Psychophysiology

Psychophysiology of James Bond in Wired

I was very happy to see a Wired article about our fellow FUGA partners from CKIR and their (by now already 3 years old) research on the digital game James Bond, which was played by 36 Finnish students for their research experiment. The article itself was called “The psychophysiology of James Bond: Phasic emotional responses to violent video game events” and appeared in the first issue of Volume 8 of the journal “Emotion”.
The correct citation for those of you interested is:

Ravaja, N., Turpeinen, M., Saari, T., Puttonen, S., & Keltikangas-Jarvinen, L. (2008). The Psychophysiology of James Bond: Phasic Emotional Responses to Violent Video Game Events. Emotion, 8(1), 114-120.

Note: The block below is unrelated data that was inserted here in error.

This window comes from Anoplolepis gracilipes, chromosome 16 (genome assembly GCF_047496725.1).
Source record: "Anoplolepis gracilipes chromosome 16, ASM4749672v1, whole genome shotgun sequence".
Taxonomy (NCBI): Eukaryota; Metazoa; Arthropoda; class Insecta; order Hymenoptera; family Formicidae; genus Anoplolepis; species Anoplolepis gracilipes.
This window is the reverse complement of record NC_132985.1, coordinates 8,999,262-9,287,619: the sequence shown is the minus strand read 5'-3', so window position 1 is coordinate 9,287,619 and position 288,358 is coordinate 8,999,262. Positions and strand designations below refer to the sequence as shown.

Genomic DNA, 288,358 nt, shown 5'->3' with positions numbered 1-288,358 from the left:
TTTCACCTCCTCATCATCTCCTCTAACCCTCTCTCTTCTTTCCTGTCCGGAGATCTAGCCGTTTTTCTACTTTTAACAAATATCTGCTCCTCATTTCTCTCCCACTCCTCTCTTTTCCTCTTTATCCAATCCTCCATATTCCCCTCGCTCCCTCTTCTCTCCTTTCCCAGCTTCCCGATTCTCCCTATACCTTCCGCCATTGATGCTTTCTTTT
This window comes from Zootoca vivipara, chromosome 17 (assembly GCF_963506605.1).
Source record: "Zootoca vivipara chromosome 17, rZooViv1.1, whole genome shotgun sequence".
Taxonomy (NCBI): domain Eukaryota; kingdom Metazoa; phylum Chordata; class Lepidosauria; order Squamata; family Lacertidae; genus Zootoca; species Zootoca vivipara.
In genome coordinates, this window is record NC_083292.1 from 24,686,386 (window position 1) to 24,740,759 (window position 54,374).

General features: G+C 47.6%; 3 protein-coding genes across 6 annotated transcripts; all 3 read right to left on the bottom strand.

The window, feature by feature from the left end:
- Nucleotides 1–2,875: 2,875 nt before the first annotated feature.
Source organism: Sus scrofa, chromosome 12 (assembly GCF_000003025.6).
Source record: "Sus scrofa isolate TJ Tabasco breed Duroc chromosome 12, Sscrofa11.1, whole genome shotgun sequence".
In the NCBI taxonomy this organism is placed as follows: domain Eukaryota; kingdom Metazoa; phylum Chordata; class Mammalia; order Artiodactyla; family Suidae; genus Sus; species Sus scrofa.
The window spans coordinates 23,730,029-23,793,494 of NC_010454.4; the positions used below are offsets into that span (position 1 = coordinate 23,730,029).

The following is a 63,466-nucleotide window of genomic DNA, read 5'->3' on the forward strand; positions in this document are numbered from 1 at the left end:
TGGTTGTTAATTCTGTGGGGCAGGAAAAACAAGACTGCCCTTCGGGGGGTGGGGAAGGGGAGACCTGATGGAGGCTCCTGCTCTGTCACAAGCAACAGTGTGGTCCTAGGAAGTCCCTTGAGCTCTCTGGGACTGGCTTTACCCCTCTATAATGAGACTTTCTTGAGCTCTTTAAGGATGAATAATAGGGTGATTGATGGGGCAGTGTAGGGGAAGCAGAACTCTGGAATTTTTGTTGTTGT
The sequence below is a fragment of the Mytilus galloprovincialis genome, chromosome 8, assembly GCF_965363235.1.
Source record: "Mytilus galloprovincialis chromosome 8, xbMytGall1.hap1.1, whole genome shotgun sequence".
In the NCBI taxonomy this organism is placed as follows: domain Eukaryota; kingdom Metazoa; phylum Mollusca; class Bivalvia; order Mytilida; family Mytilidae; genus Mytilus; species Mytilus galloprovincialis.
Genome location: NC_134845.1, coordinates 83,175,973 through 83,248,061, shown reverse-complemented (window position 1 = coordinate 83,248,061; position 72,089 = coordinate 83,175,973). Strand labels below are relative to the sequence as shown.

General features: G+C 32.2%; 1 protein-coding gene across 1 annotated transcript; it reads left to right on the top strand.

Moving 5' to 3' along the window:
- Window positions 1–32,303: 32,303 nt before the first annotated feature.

In the study they took averages of EMG (electromyographic) and EDA (electrodermal) measures for the seconds surrounding a death event of a player. More precisely, they looked at the second of the event onset and the following six seconds. They then conducted a contrast analysis of the found averages and seconds. Their results concluded that they found a rise in skin conductance, which is more generally the sweat level of the skin, so the more you sweat, the more aroused you are. They found this level to increase after the event, so that getting killed resulted arousal. They also reported emotional valence of facial muscles, which was also positive, when getting killed in the game. I will soon be able to report my findings in a similar study. But, so long, I hope you read their article.

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